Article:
I bought this book because the description really interested me and I have to say it did not disappoint. This is Justin Myers first novel and I sure hope he writes another one.
James is 34 and fed up. His six-year relationship with Adam has imploded, he hates his job making up celebrity gossip, and his best friend Bella has just announced she’s moving to Russia. Adrift and single in loved-up London, James need to break out of his lonely, drunken comfort zone. Encouraged by Bella, he throws himself headlong into online dating, blogging each encounter anonymously as the mysterious Romeo. After meeting a succession of weird/hot/gross men, James has fans and the validation he’s always craved. But when his wild night with a closeted Olympian goes viral and sends his Twitter-fame through the roof, James realises maybe, in the search for happy-ever-after, some things are better left unshared. Seriously, wherefore art thou Romeo…
‘I was suddenly, acutely, aware of all my competition. What if all the other men on the dating site were better than me? Eyes bluer? Taller, perhaps? More enthusiastic and spontaneous? The unseen enemy.’
First I have to say, Justin Myers is a fantastic writer. This book (and not many can) made me laugh out loud. It’s funny, witty and sharp. On the other hand ‘The Last Romeo’ is poignant, heartfelt and moving. It’s such an honest view on the dating lives on gay men in this modern world. I mean look at the quote above, we’ve all felt like this right? That’s why this book is so wonderful, because of its honesty, it’s integrity.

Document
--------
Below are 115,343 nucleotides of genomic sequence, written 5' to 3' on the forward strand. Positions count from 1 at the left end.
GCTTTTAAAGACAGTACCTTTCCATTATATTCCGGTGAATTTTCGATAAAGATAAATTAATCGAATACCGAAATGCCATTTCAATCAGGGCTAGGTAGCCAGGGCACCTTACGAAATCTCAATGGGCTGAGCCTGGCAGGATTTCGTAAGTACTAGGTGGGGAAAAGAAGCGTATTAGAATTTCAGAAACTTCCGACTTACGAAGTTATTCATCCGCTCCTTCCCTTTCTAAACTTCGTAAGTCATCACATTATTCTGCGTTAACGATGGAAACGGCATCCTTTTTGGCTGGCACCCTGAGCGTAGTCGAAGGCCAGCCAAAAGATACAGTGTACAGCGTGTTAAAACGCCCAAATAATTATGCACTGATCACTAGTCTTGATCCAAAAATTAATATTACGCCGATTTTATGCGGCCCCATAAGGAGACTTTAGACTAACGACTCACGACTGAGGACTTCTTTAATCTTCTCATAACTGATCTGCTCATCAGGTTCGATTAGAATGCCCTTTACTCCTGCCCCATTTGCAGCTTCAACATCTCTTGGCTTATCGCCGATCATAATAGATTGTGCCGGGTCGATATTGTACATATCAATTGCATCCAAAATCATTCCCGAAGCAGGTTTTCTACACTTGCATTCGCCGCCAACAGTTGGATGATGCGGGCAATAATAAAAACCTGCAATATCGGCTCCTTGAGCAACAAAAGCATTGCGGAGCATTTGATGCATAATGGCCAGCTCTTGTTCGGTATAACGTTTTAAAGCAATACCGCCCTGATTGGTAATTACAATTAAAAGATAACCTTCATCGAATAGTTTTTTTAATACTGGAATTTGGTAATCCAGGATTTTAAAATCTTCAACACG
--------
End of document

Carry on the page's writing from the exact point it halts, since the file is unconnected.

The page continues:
When I first started the book, I truly thought the plot was obvious, another gay romance story (don’t get me wrong I love them, and we need more) but this book is more than that. It’s a journey of self discovery, of finding who you truly and how doing something you love can lead to something wonderful. The plot moves along well, with a nice ending that took me by surprise. But I was really thrilled with the ending, it’s what makes this book special.
Now, I think this book should be read by everyone because it’s that good. But I really think it’s important for gay men, young gay men, single gay men to read. It’s a book that gives you hope, and an honest portrayal of our lives